Weighing the tricky mental decision to retire
Mike and Sherry Stahl, of Boise, each came home one day about a year ago with life-changing news from their employers: Both had been offered golden handshakes that would provide them with financial incentives to retire. “It’s not as coincidental as it sounds,” Sherry told me. “We both worked for the same high-tech company. Just in different divisions.”
Mike and Sherry had similar reactions, perhaps as a result of years of discussions they’d had together.
“It was as if a light bulb came on,” Mike said. “As much as I’ve loved my job, even as I turned 70, I’ve been tossing around this question in my head for the last year or two. I really began to see the light, so to speak. I saw a path.”
Ready to Make the Leap and Retire
That pleased Sherry, who’s three years younger, and was ready to retire, too, due to management changes at her procurement position. “I was so thrilled to hear that he was looking forward to leaving,” she said. Sherry had handled the couple’s finances and knew they would be okay financially. A few months later, they made the leap.
The Stahls didn’t have definite plans. But they had previously agreed that whenever they retired they’d initially take an extended vacation. That’s how I met them — over breakfast in a small hotel outside Capital Reef National Park in southern Utah.
But the big decision, which they made a few months prior to our meeting, came after some soul searching.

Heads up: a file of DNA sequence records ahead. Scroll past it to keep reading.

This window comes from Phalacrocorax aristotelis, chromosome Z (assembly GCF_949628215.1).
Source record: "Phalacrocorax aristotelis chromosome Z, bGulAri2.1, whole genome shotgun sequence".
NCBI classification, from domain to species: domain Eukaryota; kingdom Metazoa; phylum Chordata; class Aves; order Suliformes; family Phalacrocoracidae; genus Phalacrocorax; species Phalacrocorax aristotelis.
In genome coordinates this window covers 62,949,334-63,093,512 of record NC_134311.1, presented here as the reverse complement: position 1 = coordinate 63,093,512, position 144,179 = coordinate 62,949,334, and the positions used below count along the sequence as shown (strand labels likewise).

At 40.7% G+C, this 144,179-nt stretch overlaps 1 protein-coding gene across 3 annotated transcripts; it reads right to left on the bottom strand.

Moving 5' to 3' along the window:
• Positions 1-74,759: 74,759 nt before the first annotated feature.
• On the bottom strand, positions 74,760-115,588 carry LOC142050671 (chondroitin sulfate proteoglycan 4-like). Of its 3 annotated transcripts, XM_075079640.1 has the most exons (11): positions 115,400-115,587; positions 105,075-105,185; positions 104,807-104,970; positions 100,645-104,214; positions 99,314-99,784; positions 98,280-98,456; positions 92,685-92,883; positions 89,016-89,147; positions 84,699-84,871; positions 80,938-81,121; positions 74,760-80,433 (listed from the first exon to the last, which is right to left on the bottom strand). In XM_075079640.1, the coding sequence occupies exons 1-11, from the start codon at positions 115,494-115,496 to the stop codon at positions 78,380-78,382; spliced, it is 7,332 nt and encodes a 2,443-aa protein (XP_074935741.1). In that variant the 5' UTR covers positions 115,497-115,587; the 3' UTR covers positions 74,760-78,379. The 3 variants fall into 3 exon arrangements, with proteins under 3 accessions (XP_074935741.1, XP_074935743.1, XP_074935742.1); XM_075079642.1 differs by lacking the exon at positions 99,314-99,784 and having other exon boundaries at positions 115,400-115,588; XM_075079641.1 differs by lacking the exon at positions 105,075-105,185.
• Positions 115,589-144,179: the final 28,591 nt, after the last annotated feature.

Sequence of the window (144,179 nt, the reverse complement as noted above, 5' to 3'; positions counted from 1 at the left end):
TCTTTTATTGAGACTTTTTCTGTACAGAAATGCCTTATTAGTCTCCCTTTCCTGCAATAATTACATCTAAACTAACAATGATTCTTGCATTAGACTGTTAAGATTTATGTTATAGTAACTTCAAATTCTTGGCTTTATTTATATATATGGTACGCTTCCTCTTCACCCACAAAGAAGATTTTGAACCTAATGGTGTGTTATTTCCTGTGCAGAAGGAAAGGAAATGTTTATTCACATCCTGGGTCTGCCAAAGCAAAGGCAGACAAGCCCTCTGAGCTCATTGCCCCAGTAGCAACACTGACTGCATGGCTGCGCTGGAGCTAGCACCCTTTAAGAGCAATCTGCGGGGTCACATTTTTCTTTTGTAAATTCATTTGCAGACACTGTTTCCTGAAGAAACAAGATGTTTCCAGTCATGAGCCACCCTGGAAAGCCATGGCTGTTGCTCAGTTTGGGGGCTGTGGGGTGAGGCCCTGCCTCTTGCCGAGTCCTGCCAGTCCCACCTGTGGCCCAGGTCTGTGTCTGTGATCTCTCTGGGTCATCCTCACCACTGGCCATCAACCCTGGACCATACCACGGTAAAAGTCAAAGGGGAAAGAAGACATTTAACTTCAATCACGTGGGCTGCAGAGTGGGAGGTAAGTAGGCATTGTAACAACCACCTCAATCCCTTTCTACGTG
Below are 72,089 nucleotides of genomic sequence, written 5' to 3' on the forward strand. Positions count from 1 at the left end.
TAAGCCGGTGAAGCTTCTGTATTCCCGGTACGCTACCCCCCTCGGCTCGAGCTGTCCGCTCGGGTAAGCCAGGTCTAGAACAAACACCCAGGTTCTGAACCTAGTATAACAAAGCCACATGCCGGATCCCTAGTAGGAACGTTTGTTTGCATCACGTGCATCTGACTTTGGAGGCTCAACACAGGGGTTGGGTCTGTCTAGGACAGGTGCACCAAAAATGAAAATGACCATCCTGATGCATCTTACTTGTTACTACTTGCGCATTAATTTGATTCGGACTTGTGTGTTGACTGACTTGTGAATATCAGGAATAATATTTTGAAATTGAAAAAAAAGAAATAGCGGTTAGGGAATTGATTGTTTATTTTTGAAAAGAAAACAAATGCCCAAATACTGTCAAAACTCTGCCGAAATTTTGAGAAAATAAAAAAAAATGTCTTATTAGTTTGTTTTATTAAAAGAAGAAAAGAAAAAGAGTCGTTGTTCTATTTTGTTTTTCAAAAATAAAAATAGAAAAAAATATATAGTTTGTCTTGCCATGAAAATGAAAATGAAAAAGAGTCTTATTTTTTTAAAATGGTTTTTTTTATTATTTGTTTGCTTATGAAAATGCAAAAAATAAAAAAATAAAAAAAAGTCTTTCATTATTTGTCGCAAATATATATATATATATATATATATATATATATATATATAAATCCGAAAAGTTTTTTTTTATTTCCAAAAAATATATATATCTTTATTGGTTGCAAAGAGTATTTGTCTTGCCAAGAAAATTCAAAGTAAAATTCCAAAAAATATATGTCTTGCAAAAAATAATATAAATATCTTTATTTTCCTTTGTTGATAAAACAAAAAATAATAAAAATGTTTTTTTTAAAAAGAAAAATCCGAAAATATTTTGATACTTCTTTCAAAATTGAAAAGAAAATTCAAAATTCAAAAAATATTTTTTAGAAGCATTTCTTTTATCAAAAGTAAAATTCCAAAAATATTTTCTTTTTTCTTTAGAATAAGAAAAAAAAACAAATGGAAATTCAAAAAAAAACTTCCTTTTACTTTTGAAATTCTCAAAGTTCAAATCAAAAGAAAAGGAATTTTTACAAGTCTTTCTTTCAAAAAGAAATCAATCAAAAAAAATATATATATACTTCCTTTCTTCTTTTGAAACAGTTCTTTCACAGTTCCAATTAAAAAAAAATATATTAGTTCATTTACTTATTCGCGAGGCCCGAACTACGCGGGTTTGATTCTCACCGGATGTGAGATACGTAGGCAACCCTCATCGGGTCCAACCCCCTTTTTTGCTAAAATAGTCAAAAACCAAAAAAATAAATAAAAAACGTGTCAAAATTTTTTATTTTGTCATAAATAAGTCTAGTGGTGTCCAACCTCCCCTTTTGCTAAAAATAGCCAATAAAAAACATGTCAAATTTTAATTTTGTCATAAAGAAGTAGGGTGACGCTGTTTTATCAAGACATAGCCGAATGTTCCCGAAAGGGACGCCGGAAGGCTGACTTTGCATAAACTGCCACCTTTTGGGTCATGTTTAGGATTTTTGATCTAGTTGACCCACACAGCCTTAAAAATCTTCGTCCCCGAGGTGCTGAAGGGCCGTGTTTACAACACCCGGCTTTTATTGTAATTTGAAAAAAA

When Is It the Right Time?
“I just knew that my identity was wrapped up in being an engineer, working on some very cool projects with some wonderful people,” said Mike. So I asked Mike: “How did you know this was the right time?”
It’s a question I think more and more of us in our 50s and 60s will be asking ourselves.
Sometimes, the answer is due to a milestone such as an anniversary of employment or a significant birthday — age 70 in Mike’s case, for example. Other times, changes at work help make the decision for us.
When I interviewed peers for this piece and asked them about their retirement decision, quite a few echoed Sherry’s comments about the direction their organization had taken. They said things like: “I felt left out” or “I felt I no longer had the desire or the energy to adapt to a new culture.”
Others cited health reasons or the feeling that life is short. Said one former colleague: “I only have so much time left. I want to enjoy my later years. I want to spend time with my family.” A friend noted the famous saying, sometimes attributed to the late Sen. Paul Tsongas: “Nobody on their deathbed has ever said ‘I wish I had spent more time at the office.’”
Counting Backwards to Decide
Another pal, Farrel Beddome, offered his personal formula: “I counted backwards. I asked myself, ‘Do I see myself doing this job at 80? No? Then what about at 75 or 72?’”
Those words prompted my wife to cut the ties with a professional life she had enjoyed and been successful at for over 40 years.
Based on my very informal survey of peers and former colleagues, the answer to when to call it quits after your financial concerns are addressed frequently boils down to ego and identity.
Putting Aside Ego and Identity
That is, when you no longer want, or need, to identify yourself as, say, a teacher, manager, director or writer — even if the job title carries some prestige.
The Stahls were ready to put ego aside and shed their former identities. Yes, were given more than a gentle nudge in the form of a golden handshake. But they had had similar opportunities in the past and chose to stay. This time, they felt differently about their work identities.
For Mike and so many others — and me, for that matter — the windmills are no longer worth fighting.
Personally, my ego is now fine just to be Bart Astor, retired person.